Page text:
Struggling 23 year old coming to realization Im an addict

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Struggling 23 year old coming to realization Im an addict

Post by dloren4 »

Im a 5th year graduating in Petroleum Engineering in May. I go to LSU a very big party school and joined the fraternity scene. I came from a very christian home mostly coming from my mother. My dad was a christian but didn't instill it in us as much as my mom. At 14, I caught my dad with another woman. It hurt me very bad especially knowing that my mom, a devout christian, had this happen to her. I told my mother thinking it was the right thing to do. In high school, I had low self esteem and bad anxiety. I started taking lexapro at 17 through my first year of college. When I was a sophomore I was off lexapro. I met a girl and took her on a date. She was crazy and abused drugs herself. After the date she told me she just wanted to be friends. It upsetted me badly for the next 8-9 months. I was stupid and fell in love with someone who was very mentally ill. My junior year I was prescribed adderal to help my grades since they were dropping. I started snorting it before the bar and blacking out. I would bring home girls a lot. I got knocked out in a fight and spent 2 days in the ICU with a brain hemmorage. I still didn't think I had a problem. I thought this is how every frat guy at a major southern university was like. I continued to drink heavily without adderal. I dropped to a 2.95 overall GPA end of my junior year and my parents told me you have to have a 3.0 by next semester or you'll be cutoff. I ended up getting it to a 3.0. Beginning of senior year I had 2 weeks before school started to hang out. I went out 8 times and spent way too much money because I was stressed by my parents to be perfect and get a great GPA in a very difficult major, Petroleum Engineering. My parents forced me to come home. I came back spring '15. I got a great GPA but started to take way more vyvanse because it helped me to get those grades. I still was a bad drunk. I'd get in fights with friends and make an ass out of myself. End of that spring '15 I became very lonely. My roommates moved out and I lived by myself for 2 months in June and July. I now live with 2 strangers. Im lonely because I feel I don't have many true friends besides a handful. I feel Im lonely cause I don't have a girlfriend. I've spent the last 3 years chasing random girls looking for flings that I don't know how to get in a relationship. I feel lonely being too old to be in college at 23. I don't have any DUI's and managed to wiggle my way out of 3 encounters with cops that could've been serious. Im in a in patient rehab. The people there are heroine, meth addicts who have multiple DUI's. Im scared because I know I have a problem but after a couple weeks of being sober I convince myself that I'm like every other 23 year old frat guy at LSU and I don't have a problem looking at the other in patient rehab patients. I feel at times Im being brainwashed that I'm going to eventually be on a path where I do serious drugs and will have massive problems. Whether this be true or not, I would really like honest opinions from y'all. Thank you.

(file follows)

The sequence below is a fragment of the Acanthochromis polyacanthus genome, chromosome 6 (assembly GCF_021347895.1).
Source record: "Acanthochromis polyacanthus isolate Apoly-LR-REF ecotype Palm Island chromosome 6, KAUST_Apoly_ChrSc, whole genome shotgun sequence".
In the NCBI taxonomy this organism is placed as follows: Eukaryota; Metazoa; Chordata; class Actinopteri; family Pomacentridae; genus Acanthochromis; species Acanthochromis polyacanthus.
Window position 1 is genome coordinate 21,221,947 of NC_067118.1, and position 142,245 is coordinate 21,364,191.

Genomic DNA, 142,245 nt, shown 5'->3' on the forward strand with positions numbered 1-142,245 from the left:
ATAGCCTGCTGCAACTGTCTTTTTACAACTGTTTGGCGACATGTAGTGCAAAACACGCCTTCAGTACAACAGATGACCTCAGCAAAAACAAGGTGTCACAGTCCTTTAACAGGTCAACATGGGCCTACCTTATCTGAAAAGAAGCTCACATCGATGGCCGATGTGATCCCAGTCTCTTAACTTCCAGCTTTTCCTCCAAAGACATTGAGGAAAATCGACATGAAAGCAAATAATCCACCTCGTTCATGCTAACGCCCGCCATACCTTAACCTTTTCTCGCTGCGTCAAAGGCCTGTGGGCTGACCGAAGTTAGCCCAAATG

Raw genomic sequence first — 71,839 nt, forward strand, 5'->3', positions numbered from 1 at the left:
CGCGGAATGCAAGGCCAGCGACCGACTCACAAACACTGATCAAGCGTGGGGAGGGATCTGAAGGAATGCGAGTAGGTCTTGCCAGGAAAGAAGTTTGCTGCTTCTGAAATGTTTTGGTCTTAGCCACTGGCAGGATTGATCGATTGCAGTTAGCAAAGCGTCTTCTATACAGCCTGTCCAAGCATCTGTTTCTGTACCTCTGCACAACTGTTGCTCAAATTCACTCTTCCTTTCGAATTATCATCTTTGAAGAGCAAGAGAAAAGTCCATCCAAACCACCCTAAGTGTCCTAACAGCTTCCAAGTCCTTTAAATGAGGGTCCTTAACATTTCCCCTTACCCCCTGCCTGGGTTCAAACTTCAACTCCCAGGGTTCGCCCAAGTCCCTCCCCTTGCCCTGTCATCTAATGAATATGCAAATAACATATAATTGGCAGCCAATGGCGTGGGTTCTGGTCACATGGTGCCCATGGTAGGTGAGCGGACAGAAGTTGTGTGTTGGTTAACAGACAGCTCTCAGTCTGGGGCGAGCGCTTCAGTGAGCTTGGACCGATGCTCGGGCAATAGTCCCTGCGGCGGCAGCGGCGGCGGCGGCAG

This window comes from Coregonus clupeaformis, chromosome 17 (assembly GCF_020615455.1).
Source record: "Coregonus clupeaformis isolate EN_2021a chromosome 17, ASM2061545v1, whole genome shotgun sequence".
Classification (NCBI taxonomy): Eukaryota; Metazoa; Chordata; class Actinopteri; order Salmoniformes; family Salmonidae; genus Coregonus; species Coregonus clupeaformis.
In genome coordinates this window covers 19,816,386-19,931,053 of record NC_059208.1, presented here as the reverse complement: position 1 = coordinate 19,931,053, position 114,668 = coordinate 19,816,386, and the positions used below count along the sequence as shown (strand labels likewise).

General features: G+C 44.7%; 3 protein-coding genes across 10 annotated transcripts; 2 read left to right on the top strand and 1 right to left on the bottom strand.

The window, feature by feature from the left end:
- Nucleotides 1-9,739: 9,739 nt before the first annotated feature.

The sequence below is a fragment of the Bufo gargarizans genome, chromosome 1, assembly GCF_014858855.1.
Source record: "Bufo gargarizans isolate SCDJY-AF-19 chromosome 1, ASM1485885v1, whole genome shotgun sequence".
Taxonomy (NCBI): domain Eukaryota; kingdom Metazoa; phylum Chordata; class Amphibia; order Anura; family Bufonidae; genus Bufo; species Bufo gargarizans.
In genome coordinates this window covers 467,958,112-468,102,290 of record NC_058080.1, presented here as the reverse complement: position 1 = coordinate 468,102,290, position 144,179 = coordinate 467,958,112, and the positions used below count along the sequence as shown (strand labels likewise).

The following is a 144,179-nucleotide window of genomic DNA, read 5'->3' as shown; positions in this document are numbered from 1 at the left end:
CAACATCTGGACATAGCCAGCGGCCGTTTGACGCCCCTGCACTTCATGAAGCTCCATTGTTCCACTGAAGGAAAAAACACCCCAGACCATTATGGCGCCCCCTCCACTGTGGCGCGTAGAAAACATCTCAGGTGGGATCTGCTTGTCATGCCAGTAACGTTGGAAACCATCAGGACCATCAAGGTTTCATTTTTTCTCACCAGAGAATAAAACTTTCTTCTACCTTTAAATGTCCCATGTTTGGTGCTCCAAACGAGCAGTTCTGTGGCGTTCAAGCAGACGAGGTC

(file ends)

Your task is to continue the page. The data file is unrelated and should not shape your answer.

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Re: Struggling 23 year old coming to realization Im an addic

Post by Reborn »

Some of the best advice I got when I came to AA was..."Don't compare your insides to other people's outsides" What I've learned of alcoholism is its not how much we drank or how much trouble we got into its how we feel when we are not drinking. Don't get me wrong here I know if I drink any alcohol at all I react a lot different than others but my main problem is the ISM(I, Self, Me) In AA we get to the core of the issue...alcohol is but a symptom of our disease. I remember feeling the same way you do when I got here...I never got arrested....never lost my family....never killed anyone...but those are definitely yets that I'm still eligible for. My suggestion is get a Big Book of Alcoholics the first 60 pages at least and look for similarities...I'm sure if you do that you may be able to diagnose yourself as one of us. Just food for thought you are in your present circumstance for a one accidentally winds up in rehab :D
We have recovered, and have been given the power to help others. BB pg 132

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Welcome! Make the call, if you want...

Post by No.3 »